Watershed Status Assessments
We show that it is feasible to collect comprehensive field data at the watershed scale using a statistically rigorous design with moderate effort. In addition, we propose an approach for integrating a broad suite of indicators to describe watershed condition.
|Victoria, British Columbia, Canada; N 48°25′59″ W 123°22′09″|
|Province of British Columbia Ministry of Forests, Lands, and Natural Resource Operations (FLNRO) and Ministry of Environment (MOE)|
|2011 – Ongoing|
|Darcy Pickard, Marc Porter|
|Fisheries & Aquatic Sciences|
|Monitoring Design & Evaluation, GIS Analysis & Database Development, Science Communication & Knowledge Synthesis|
The Problem We Aimed to Solve
Values associated with fish and their habitat can be recognized in B.C. through the designations under several statutes (e.g. Forest and Range Practices Act, Oil and Gas Activities Act, and the Land Act). A designation under one of these requires the respective sector(s) to operate such that they do not adversely impact aquatic habitat values necessary to fish. Assessing watershed condition, and understanding the effectiveness of legalized watershed designations under these statutes, is critical to the future management and maintenance of key values hosted in these watersheds.
How We Helped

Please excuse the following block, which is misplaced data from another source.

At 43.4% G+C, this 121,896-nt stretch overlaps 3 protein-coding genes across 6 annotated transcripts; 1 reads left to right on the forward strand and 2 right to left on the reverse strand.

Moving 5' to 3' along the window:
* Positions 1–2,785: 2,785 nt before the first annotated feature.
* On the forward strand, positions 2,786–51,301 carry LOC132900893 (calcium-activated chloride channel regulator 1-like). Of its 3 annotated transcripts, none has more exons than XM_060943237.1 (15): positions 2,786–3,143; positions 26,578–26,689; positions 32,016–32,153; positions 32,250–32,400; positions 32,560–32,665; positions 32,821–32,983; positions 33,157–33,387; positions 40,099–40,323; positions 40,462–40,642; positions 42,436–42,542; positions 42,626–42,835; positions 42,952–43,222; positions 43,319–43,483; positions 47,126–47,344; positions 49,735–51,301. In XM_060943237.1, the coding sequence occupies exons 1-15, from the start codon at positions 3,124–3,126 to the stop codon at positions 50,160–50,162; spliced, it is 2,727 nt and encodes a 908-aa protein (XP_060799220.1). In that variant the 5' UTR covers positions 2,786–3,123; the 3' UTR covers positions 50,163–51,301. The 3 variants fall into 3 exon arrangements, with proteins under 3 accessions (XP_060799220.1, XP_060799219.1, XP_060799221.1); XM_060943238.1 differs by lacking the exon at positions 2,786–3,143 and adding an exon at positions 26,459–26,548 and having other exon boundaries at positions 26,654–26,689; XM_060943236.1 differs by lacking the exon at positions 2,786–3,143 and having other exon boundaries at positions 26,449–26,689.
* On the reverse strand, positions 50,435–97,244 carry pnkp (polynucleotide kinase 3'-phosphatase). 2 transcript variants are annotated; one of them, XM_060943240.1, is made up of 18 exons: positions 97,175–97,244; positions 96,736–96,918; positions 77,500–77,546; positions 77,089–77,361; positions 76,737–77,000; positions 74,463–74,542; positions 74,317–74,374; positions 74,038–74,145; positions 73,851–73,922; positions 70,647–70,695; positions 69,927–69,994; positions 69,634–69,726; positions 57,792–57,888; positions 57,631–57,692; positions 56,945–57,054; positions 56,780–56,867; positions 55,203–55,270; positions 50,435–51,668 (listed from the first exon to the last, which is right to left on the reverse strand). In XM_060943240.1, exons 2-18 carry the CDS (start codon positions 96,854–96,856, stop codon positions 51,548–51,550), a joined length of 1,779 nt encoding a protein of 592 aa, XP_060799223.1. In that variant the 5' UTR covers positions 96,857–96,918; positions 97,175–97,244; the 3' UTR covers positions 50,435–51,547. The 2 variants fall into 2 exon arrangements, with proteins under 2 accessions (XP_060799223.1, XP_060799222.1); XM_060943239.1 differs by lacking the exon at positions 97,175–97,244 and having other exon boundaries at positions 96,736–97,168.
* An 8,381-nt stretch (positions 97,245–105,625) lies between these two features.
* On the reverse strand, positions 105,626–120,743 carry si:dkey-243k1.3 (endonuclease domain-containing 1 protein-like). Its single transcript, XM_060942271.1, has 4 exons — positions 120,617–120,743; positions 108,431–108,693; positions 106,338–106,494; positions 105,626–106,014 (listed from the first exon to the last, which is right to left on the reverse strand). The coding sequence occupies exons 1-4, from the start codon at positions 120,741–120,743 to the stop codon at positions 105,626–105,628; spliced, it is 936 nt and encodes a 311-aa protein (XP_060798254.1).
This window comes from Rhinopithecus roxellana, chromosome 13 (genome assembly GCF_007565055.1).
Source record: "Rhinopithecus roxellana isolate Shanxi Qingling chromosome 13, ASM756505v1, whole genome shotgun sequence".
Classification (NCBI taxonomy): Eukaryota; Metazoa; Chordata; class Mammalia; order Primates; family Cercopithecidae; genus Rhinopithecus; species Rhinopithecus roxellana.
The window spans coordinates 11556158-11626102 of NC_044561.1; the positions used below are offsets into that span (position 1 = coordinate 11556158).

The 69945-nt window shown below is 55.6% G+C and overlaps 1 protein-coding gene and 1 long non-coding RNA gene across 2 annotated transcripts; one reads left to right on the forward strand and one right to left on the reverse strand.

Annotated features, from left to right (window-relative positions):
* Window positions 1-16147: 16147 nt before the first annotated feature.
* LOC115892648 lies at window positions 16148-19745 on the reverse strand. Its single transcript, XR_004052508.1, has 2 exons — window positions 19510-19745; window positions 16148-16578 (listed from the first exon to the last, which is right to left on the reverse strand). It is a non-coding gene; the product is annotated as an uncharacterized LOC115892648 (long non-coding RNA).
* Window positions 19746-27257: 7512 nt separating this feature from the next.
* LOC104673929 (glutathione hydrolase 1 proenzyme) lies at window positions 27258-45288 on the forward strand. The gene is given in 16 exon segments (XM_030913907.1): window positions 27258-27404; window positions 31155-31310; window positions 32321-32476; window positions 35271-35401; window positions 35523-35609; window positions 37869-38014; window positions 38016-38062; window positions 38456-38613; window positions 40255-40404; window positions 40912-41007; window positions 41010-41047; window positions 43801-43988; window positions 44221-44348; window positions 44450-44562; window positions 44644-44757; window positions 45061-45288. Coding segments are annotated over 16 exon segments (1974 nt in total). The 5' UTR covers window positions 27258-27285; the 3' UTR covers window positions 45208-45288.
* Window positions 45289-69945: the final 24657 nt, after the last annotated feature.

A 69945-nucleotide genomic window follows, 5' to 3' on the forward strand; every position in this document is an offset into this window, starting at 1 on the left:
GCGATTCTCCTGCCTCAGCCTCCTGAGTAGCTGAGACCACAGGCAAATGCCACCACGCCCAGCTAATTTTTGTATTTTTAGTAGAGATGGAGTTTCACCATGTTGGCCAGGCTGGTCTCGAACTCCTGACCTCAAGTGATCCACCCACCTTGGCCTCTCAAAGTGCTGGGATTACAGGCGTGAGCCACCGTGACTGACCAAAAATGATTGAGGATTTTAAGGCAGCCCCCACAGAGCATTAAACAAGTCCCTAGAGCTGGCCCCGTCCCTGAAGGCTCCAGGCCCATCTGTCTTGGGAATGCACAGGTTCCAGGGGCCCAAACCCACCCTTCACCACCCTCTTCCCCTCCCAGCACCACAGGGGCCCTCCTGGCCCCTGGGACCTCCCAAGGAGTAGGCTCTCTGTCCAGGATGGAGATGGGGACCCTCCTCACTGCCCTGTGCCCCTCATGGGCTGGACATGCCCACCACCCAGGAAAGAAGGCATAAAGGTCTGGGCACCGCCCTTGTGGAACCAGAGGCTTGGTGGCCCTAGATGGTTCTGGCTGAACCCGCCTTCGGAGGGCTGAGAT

Watershed condition depends on the interaction of processes in the upslope, riparian, and stream channel subsystems. A unique element to our approach is that we consider the watershed as a whole and explicitly assess all three subsystems. In the Watershed Status Evaluation (WSE) protocol we use a combination of remote sensed and field data to evaluate these three subsystems. Repeatable rapid biological assessment protocols were developed to collect key field data at a broad spatial scale with limited budgets. Another unique element of our approach is the use of statistically rigorous sampling where sites are selected at random locations in the watershed according to a spatially balanced stratified random design. The probabilistic approach to selecting sites means that we can quantify the relationship between the sampled sites and the rest of the watershed, unlike traditional stream surveys in BC which use using non-probabilistic approaches.
Our Project’s Impacts
Pilot sampling design and associated data collection were originally undertaken within two candidate watersheds in the Province: Skeena Region’s Lakelse drainage (2010-2011) and Campbell River’s Memekay drainage (2012). Since then we have successfully applied the protocol to three additional watersheds. We assisted a regional initiative in the Wanokana watershed (Vancouver Island, 2013), and we worked with the Office of the Wet’suwet’en (OW) to complete assessments in the Owen (2014) and Lamprey (2015) watersheds in the Morice drainage of the Skeena. This involved training OW staff in the WSE protocol and working with them to collect and analyze the data. We show that it is feasible to collect comprehensive field data from an entire watershed using a statistically rigorous design with moderate effort. In addition, we propose an approach for integrating a broad suite of indicators to describe watershed condition. The goal of this project is to develop a standardized methodology of both remote-sensed (GIS) and field-based monitoring of watershed condition for application to watersheds with high fish (and other) values across the province.